On the SLC, I agree with you. In hindsight I think that the custom Products guy thought I was also using the SLC as an underlayment and not just a leveling compound.

When you get a chance I would like to hear your thoughts on my staircase questions and the French pattern grout line question.

Since I posted I found a little on the grout line issue on JB but there doesn't seem to be a clear cut solution. My tiles are all exactly 8, 16 and 24" per the pattern. I don't see how having any or all of them trimmed down would help. One poster suggested butting the tiles together and that the resulting gap due to the chipped edge would provide enough of a grout line. He is right about the tiles lining up but I don't know if a shallow grout line would be stable.

Thanks again,

05-18-2015, 03:06 PM
I'm curious why two layers of subfloor would be needed? Ultimately I would think one 1 1/8" layer would be same as 2 layers adding up to 1 1/8 inch? Then I would think you could put down ditra to decouple the tile from the floor to avoid issues with being on wood. Am I missing something?

05-18-2015, 04:23 PM
While there isn't much deflection between joists with a 1-1/8" panel, the ends of the panels sitting on the joist act like a small lever as the open space between gets deflected. Adding a second layer, properly installed (offset joints + other characteristics) protects the ends from projecting through the tile and cracking them. Natural stone has many more imperfections in it than manufactured ceramic tile.

Most SLC's allow you to go to a feather edge over a SLAB, but not over a wooden subfloor. There are a very few that can go to a feather edge over a subfloor, and many of them cannot be used that thick. In fact, most of them want some minimum of 1/2" over the highest point AND require lath to be installed on the floor first.

Unless you add some supports between the large spacing, engineering analysis done previously says what you have does NOT support natural stone installation.

05-18-2015, 09:02 PM
On the stair question, you would definitely need a tile underlayment. Are you doing tile over the treads and risers? What are the treads made of, the same 1 1/8" plywood, or 2x12's...or something else?

Without cutting the tile as needed, your spacing will have to be adjusted to allow for a minimum grout joint in some places, resulting in a somewhat larger grout joint in other places. I would probably cut the tile down where needed to create a grout joint. The significant difference in grout joint size would be something I wouldn't want to look at.

05-18-2015, 09:16 PM
IF the tile are sold specifically for that pattern, they wouldn't be exact multiples of each other! They need to be slightly less to allow for a consistent grout line all around each tile if you don't want the pattern to 'walk' (which typically may not look great).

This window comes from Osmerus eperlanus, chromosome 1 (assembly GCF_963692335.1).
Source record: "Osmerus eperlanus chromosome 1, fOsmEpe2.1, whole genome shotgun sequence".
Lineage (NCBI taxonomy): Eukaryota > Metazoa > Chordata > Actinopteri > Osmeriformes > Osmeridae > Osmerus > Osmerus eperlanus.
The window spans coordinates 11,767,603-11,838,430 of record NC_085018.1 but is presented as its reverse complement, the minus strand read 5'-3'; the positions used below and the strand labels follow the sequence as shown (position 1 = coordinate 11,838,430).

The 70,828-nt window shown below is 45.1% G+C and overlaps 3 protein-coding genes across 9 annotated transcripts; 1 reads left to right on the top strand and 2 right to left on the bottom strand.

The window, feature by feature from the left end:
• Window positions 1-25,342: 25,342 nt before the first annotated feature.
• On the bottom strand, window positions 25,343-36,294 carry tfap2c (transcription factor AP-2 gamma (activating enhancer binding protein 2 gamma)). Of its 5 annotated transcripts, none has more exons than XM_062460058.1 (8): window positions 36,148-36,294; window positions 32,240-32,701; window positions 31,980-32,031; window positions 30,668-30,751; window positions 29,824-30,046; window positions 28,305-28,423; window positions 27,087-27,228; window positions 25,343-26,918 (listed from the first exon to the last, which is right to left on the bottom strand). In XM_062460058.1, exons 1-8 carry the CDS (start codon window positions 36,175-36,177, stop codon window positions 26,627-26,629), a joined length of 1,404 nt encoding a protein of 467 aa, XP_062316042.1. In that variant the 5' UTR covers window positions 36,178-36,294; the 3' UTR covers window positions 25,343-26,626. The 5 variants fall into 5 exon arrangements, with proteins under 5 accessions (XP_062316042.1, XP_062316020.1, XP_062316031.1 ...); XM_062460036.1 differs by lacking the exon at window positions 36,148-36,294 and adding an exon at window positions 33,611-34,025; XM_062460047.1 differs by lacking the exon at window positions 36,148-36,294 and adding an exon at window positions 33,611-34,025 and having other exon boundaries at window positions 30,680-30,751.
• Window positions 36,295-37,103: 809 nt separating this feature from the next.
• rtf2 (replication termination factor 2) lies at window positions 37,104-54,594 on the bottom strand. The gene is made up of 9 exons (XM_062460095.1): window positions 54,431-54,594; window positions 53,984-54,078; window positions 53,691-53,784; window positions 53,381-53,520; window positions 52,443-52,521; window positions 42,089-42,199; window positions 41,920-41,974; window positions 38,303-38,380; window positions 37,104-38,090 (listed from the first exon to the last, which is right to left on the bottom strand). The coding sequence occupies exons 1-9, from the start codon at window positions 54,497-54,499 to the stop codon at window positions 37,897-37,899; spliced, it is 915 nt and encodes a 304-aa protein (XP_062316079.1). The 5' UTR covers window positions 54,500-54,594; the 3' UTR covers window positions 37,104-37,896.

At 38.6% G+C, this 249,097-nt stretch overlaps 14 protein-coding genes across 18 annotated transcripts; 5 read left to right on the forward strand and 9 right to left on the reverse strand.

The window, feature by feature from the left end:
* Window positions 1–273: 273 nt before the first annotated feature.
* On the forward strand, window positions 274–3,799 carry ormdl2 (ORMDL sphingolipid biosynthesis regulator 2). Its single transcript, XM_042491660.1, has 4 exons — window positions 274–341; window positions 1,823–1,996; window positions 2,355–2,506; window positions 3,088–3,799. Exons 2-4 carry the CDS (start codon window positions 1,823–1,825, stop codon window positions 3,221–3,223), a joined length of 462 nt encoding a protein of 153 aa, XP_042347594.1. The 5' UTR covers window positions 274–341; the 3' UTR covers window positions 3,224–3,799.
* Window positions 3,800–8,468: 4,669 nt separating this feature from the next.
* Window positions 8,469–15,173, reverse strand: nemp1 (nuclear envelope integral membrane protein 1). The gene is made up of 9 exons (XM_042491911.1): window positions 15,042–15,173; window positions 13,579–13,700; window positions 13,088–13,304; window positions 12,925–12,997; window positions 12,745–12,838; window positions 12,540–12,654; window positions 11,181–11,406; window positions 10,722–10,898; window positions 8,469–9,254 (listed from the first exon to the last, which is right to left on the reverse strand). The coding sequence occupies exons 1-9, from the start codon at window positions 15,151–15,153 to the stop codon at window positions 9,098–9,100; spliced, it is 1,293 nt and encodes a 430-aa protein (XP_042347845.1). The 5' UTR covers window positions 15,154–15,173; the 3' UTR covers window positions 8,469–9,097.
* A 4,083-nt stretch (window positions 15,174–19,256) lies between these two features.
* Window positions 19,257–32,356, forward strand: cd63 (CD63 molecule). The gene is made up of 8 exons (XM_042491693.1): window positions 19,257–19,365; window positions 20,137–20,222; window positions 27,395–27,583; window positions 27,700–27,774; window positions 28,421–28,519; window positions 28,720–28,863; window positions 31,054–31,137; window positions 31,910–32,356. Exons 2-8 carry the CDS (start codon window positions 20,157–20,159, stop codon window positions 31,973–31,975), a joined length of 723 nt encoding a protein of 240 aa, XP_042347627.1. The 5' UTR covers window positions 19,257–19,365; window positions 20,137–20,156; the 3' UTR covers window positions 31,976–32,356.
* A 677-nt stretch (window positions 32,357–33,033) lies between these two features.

05-19-2015, 01:57 PM
Kman - I will be removing the original 1 1/8" plywood treads, installing 2 x 12 blocking between and level with the top of the stringers and I can apply underlayment. I was told by one contractor in a casual conversation that the structure is so rigid that I don't really NEED underlayment but it wouldn't hurt to use it, my choice. Since I don't know myself, I was looking for a consensus of opinion on the matter from this forum.

jadnashua - I tried modelling the pattern in SolidWorks and and I reduced the three smallest tiles by 1/8" while leaving them square. It didn't work. Next I'm going to try some asymmetrical cuts and see how that goes. I've done some small areas with the French pattern and I just cheated the grout lines as I went. It looks good but I don't know if I can pull it off in larger areas.

The stair treads will be fabricated from 12 x 24 pavers in a "runner" pattern, i.e. 24" up the center with two shorter pieces on each side. I'm not crazy after all!!

Keep the replies coming I appreciate them all.


05-19-2015, 04:36 PM
No manufacturer of tile underlayment, whether it be a cement board or a membrane, allows for the use of their product over dimensional lumber like you have planned.

Are you planning on removing the existing plywood because of the height issue?

05-19-2015, 06:01 PM
That pattern needs to be properly sized for the grout line used. If you take the nominal tile dimensions, and place them together without grout lines, everything works out. Now, spread them apart to allow for a grout line, and say where an 8x8" tile should fit and end even with the larger tile, it will stick out by the size of the grout joint, well, actually by about 2x the size of the grout joint width chosen. It can get complicated.